Google to Take a ‘Significant’ Hit if Apple Switches Default Search Engines
The search giant lost market share in the US on desktop computers and tablets in January, while Yahoo has increased its presence since replacing Google as the default search engine in the Firefox browser. Now, since its contract with Apple inches toward the expiration date, Google could take a significant hit if Apple decides to repeat the step Firefox took three months ago (via The Street).
To put that into numbers — or, more specifically, money — Google is about to cash in $8.8 billion in gross mobile search revenue from Apple this year, according to a Nomura analyst. That sounds tasty for both Yahoo and Microsoft, so we can understand why they are pressuring Apple to hand them over the contract, as The Information reported earlier last year.
“What we’ve seen with Firefox on the desktop … has really caused a shift that hasn’t happened before,” StatCounter founder Aodhan Cullen said. “This is the first time we’ve seen something that has actually moved the needle, and given Yahoo! share and taken share away from Google.”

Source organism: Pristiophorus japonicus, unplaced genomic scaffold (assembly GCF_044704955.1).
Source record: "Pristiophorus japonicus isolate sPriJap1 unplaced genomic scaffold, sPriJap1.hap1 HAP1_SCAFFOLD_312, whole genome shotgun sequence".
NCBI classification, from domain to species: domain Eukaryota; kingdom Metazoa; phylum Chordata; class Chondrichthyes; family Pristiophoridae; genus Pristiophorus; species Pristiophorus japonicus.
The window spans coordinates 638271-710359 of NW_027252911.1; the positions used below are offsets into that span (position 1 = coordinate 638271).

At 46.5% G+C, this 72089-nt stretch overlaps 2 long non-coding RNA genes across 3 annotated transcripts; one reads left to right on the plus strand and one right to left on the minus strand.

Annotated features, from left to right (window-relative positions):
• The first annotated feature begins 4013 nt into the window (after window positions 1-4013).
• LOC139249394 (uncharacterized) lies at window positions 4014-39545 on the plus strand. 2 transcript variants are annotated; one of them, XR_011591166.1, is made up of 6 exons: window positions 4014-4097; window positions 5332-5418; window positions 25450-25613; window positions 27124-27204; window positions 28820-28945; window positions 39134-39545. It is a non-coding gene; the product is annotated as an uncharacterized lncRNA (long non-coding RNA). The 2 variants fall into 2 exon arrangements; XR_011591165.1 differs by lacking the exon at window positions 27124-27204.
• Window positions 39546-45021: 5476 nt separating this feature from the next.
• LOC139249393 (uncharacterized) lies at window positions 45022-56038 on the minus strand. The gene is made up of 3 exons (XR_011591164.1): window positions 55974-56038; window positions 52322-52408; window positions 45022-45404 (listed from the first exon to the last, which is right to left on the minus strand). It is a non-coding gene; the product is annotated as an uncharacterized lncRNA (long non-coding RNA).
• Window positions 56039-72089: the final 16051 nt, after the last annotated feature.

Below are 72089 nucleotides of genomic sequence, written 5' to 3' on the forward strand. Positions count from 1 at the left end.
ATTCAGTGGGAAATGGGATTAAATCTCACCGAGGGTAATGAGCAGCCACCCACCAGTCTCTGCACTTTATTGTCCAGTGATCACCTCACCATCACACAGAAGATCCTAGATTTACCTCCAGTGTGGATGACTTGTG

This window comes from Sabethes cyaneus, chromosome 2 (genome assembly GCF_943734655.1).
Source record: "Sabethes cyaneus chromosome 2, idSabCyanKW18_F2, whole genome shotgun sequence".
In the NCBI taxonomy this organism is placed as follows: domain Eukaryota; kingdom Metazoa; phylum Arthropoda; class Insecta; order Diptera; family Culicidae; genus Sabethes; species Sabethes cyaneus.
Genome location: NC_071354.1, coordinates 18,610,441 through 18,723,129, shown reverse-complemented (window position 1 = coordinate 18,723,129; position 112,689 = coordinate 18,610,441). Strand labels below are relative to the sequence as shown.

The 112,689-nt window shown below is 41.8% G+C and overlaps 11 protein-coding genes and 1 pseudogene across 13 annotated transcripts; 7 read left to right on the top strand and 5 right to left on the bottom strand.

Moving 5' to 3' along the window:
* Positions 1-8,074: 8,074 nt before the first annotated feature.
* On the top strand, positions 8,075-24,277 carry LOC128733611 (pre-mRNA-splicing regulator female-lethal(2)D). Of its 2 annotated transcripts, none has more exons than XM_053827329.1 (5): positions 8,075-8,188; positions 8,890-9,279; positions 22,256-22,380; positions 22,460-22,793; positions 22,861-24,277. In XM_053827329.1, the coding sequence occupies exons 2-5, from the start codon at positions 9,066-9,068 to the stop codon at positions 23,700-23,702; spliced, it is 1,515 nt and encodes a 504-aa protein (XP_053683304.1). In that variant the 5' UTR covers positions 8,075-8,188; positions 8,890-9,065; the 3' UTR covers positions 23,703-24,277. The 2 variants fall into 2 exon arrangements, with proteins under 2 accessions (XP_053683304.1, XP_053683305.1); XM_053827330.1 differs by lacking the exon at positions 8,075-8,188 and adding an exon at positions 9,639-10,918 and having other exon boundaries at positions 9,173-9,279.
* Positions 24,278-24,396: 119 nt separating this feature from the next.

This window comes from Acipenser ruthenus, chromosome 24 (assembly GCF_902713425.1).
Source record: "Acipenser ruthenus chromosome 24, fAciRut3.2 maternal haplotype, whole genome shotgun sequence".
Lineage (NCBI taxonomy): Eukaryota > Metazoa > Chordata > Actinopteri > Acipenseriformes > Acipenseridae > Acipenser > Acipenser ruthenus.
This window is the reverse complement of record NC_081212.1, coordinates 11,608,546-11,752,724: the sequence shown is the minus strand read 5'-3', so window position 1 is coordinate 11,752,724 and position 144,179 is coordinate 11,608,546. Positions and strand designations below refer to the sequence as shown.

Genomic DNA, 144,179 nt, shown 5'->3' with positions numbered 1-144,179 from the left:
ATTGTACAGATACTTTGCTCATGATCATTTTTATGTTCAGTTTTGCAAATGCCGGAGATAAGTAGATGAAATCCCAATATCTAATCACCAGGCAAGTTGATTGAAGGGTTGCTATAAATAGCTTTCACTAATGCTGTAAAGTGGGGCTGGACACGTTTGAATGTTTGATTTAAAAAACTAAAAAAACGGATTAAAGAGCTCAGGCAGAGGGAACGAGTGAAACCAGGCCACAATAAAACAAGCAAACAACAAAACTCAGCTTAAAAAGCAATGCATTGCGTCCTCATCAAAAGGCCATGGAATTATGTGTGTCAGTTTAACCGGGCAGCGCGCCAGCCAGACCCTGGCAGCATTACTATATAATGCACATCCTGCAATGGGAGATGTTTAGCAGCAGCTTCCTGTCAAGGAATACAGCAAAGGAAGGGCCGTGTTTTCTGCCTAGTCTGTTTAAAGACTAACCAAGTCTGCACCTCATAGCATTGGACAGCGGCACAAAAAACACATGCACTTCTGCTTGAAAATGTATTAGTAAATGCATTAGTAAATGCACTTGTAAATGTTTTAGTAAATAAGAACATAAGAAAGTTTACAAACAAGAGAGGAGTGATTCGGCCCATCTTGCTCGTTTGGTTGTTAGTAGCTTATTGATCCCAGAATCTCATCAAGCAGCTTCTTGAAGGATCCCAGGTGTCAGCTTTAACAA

“Apple and Google and clearly rival companies in several areas, and I think it’s entirely possible that … Safari could replace Google in the very near-term feature as the default search engine,” Altimeter Group analyst Rebecca Lieb said.
Yahoo CEO Marissa Mayer called the Safari platform one of the “premiere search engines in the world” and emphasized that the company is interested in a deal with Apple.
At stake is the iDevice user base, which in the US accounts for 69% of all tablet users and about half of mobile users, according to Cullen. And if we add that eMarketer estimate for 2015, which puts US search ad spending on mobile at $13 billion, well, that sounds like a big hit Google could take if Apple decides to drop the partnership…